By Bose Adelaja
Chairman, Association of Motor Dealers of Nigeria (AMDON), Lagos State and President-General United Berger Association, Apapa, Don Nnadiekwe, in this interview, speaks on the total closure of Nigeria’s borders, especially the clampdown on car dealers by Nigeria Customs Service, NCS.
What is your view on the ongoing clampdown on car dealers by the Nigeria Customs Service?
The country is tensed up now and there is restriction at the borders. I just wonder why we should be talking about border closure when the Comptroller-General of Customs and his aides are at work and goods and services are expected to pass through various gatekeepers. Are they telling us that vehicles have wings or are they invisible to the extent that they fly into car parks unhindered without the knowledge of NCS?
I cannot reconcile the border closure with the ongoing clampdown. As far as I am concerned, every vehicle under my jurisdiction is duly registered. That is why my members are not panicking on hearing that there is a clampdown on car dealers. We have warned them not to buy or sell vehicles that are not duly registered.
What are the measures taken to ensure this?
Nobody should be spared for selling or buying unduly registered vehicles because we have told our members to steer clear of illegality. We warned them against evasion of import duties and anybody found culpable should be dealt with. Part of the measures taken is the introduction of a fine of N100,000 or expulsion of erring members. We don’t expect a right-thinking person to buy or sell unduly registered vehicles and anybody who does that should be made to face the consequence.
This is an organised market and before vehicles are brought for sale, proper documentation of such vehicles is a must so that our names are not dragged in the mud.
What is the level of compliance?
As far as I am concerned, the legitimate vehicle dealers are complying with the rules but some dealers make use of any available space to park vehicles and mount gallons or plastics on them to indicate the vehicles are for sale. That is why fairly used cars litter the streets of Lagos because such vehicles are not handed over to legitimate vehicle dealers for business transactions and this is one of the factors responsible for the perennial gridlock in some parts of Lagos.
What are you doing to checkmate this?
In the last three years, the leadership of the Lagos State branch of this association has been sensitizing our members to ensure total compliance because ignorance is not an excuse. Also, we have adhered to the rules of Nigeria Customs Service and that is why our members are not afraid of the ongoing clampdown. We were not informed about the exercise before NCS commenced. We were supposed to be informed before the commencement of the exercise and this makes it look strange to our members.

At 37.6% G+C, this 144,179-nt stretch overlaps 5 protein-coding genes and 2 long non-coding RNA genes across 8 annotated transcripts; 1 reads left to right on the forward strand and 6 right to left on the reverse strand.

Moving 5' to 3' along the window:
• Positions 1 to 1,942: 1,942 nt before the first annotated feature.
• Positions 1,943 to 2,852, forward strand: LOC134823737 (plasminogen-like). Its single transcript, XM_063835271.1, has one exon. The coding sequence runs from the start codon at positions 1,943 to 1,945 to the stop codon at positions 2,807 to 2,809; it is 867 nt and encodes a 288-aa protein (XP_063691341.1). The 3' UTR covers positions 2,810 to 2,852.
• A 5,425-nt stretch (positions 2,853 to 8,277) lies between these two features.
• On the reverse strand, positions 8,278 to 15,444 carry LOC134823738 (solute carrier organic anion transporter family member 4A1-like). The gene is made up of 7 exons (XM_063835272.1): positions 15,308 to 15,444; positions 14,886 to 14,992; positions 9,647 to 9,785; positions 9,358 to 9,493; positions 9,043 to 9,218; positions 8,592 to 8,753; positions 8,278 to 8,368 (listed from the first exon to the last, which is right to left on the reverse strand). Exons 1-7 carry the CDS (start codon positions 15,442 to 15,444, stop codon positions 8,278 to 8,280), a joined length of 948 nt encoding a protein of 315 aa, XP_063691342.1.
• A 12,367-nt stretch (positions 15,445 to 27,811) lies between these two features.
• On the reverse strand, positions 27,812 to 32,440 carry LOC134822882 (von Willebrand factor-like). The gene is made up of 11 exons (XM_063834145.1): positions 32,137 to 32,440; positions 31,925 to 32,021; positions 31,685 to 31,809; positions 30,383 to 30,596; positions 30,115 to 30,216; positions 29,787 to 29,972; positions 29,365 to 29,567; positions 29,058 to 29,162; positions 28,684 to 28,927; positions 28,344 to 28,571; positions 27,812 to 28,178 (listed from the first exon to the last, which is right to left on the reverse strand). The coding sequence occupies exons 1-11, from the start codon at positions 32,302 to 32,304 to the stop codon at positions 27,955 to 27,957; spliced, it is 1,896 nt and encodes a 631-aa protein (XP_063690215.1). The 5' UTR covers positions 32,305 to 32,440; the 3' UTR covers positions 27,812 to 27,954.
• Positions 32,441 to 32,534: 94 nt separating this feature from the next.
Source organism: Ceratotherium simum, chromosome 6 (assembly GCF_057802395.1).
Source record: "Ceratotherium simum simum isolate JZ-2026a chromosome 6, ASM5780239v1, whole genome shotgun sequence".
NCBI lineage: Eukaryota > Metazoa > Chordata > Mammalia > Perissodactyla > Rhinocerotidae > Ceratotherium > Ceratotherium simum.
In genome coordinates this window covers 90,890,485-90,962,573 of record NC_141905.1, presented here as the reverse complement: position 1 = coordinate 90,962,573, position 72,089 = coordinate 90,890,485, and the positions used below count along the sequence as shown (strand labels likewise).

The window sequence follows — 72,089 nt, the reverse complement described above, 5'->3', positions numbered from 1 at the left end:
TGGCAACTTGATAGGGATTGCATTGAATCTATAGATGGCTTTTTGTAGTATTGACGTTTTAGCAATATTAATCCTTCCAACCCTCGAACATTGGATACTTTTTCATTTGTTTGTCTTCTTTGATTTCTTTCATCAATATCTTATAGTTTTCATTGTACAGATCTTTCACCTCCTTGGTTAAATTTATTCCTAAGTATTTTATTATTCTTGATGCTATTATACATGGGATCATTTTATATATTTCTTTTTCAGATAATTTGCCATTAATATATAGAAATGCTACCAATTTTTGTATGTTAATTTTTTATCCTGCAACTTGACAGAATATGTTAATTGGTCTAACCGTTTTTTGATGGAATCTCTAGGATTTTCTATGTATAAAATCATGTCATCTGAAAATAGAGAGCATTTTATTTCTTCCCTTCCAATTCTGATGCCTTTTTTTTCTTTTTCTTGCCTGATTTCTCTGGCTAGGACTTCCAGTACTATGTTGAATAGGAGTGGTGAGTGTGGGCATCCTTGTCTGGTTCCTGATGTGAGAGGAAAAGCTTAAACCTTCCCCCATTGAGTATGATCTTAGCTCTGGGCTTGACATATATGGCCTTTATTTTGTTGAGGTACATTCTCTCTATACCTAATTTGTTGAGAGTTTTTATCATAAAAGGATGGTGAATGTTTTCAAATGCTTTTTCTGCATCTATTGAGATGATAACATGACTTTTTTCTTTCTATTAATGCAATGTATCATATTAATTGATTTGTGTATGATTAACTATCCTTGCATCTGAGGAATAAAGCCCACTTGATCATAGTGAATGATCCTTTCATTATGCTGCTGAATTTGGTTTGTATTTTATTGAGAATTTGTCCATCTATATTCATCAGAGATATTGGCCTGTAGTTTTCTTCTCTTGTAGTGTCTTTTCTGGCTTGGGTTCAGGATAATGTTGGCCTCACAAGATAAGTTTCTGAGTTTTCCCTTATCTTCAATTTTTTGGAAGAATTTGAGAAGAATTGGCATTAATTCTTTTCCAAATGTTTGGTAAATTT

I think the government should have a rethink because the situation in the country does not warrant a clampdown. Already, Nigerians are paying through their nose on house rent, electricity bill, shop and business permit among others. If the government should be tough on various businesses, many people would be sent out of business. You are creating more problems than solving them. Ideally, how many people are they going to govern in an unfavourable atmosphere?
Do you think the arrest of vehicle dealers in hotels is the best way to ensure that car dealers pay vehicle duties?
How can somebody who lodges in a hotel be asked to come and identify certain vehicles? This sounds like a rumour but I don’t think it is the best way to go about their duties.
Legitimate car dealers do not evade duties because their integrity is at stake. However, the government should review and regularise the duties because this will increase the prices of vehicles and reduce patronage. The government should avoid all avenues that will make car dealers think about cutting corners.
Our association has an articulate leader at the national level that does not waste time to discipline erring members. I believe that before certain measures are introduced by the government, those who are concerned should be informed to avoid non-compliance. The government ought to have sensitised car dealers to achieve its objectives. What the government is doing would only increase hardship for the citizens. Every policy should have a human face but this one is unfriendly.
Before fighting a crime, its root cause should be identified. Unfortunately, the government does not see things from this perspective. There are so many unemployed youths in the country that ought to have been engaged by the government but it is worrisome to see our youths everywhere without hope of survival.
Do you support border restriction in the South alone?
How many Nigerians can afford to buy a bag of rice at the rate of N25,000 a bag? I am worried that Nigerians are dying in silence because things are getting out of hand, I weep for Nigerians because we are caged.
I have been in this business for more than 36 years and my advice is that the government should fraternize with car dealers and inform them before clamping down on their businesses. The Comptroller-General of Customs is doing well but the sudden border restriction is unhealthy for the citizenry and there should be adequate communication before steps that will affect the citizenry are taken.
As far as I am concerned, the border restriction does not hurt the legitimate vehicle dealers because we don’t sell contraband vehicles. However, the import duties on vehicles should be reduced so that the prices of vehicles are reduced.